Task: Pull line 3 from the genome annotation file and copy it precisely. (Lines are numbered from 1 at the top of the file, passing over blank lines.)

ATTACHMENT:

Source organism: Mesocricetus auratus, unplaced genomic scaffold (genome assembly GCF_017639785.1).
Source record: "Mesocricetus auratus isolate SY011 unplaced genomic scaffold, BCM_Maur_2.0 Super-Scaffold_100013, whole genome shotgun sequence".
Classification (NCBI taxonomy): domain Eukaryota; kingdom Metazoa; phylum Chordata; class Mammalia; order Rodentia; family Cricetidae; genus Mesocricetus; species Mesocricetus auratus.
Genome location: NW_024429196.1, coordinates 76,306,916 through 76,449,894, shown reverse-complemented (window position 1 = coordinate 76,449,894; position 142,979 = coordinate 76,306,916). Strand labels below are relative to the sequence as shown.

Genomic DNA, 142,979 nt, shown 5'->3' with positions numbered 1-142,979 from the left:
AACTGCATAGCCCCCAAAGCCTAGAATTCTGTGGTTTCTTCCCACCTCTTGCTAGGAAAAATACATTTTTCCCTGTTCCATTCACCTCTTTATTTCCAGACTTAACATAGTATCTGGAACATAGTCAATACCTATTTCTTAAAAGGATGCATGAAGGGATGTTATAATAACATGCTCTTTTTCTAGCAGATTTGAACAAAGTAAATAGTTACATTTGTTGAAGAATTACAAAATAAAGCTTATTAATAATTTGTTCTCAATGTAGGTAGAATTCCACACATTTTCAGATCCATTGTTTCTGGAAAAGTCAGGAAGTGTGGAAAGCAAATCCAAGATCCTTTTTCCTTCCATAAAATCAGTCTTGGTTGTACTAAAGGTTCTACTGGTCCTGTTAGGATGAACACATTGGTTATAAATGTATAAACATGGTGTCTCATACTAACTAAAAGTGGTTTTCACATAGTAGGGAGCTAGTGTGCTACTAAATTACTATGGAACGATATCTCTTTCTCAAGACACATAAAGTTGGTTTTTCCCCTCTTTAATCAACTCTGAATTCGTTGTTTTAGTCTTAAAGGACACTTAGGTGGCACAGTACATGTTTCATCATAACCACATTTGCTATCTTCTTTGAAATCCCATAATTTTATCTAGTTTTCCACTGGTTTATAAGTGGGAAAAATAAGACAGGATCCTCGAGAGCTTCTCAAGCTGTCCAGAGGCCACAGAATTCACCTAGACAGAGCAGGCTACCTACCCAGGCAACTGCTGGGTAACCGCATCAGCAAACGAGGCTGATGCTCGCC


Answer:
Classification (NCBI taxonomy): domain Eukaryota; kingdom Metazoa; phylum Chordata; class Mammalia; order Rodentia; family Cricetidae; genus Mesocricetus; species Mesocricetus auratus.